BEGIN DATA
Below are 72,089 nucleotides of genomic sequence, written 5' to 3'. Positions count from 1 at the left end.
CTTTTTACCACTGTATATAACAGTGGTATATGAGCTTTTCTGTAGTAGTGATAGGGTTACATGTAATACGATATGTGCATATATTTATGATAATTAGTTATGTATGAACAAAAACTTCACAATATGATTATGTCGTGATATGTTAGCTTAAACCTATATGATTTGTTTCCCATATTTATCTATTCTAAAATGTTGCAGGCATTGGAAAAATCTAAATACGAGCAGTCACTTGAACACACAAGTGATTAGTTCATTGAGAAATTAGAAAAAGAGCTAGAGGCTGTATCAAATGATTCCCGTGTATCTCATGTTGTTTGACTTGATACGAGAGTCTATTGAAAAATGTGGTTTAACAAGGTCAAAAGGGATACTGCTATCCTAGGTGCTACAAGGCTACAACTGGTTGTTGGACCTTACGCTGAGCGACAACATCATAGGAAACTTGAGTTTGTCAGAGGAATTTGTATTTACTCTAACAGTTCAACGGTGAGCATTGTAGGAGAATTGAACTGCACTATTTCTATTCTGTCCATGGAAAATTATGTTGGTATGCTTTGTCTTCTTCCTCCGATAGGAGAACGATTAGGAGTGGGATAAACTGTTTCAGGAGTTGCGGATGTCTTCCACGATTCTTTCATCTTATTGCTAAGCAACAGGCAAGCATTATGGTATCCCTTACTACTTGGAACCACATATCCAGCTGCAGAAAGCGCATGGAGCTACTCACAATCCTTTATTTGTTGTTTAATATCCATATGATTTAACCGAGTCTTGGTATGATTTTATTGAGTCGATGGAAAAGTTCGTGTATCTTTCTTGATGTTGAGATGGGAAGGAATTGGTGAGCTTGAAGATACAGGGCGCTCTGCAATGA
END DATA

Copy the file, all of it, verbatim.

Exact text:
Below are 72,089 nucleotides of genomic sequence, written 5' to 3'. Positions count from 1 at the left end.
CTTTTTACCACTGTATATAACAGTGGTATATGAGCTTTTCTGTAGTAGTGATAGGGTTACATGTAATACGATATGTGCATATATTTATGATAATTAGTTATGTATGAACAAAAACTTCACAATATGATTATGTCGTGATATGTTAGCTTAAACCTATATGATTTGTTTCCCATATTTATCTATTCTAAAATGTTGCAGGCATTGGAAAAATCTAAATACGAGCAGTCACTTGAACACACAAGTGATTAGTTCATTGAGAAATTAGAAAAAGAGCTAGAGGCTGTATCAAATGATTCCCGTGTATCTCATGTTGTTTGACTTGATACGAGAGTCTATTGAAAAATGTGGTTTAACAAGGTCAAAAGGGATACTGCTATCCTAGGTGCTACAAGGCTACAACTGGTTGTTGGACCTTACGCTGAGCGACAACATCATAGGAAACTTGAGTTTGTCAGAGGAATTTGTATTTACTCTAACAGTTCAACGGTGAGCATTGTAGGAGAATTGAACTGCACTATTTCTATTCTGTCCATGGAAAATTATGTTGGTATGCTTTGTCTTCTTCCTCCGATAGGAGAACGATTAGGAGTGGGATAAACTGTTTCAGGAGTTGCGGATGTCTTCCACGATTCTTTCATCTTATTGCTAAGCAACAGGCAAGCATTATGGTATCCCTTACTACTTGGAACCACATATCCAGCTGCAGAAAGCGCATGGAGCTACTCACAATCCTTTATTTGTTGTTTAATATCCATATGATTTAACCGAGTCTTGGTATGATTTTATTGAGTCGATGGAAAAGTTCGTGTATCTTTCTTGATGTTGAGATGGGAAGGAATTGGTGAGCTTGAAGATACAGGGCGCTCTGCAATGA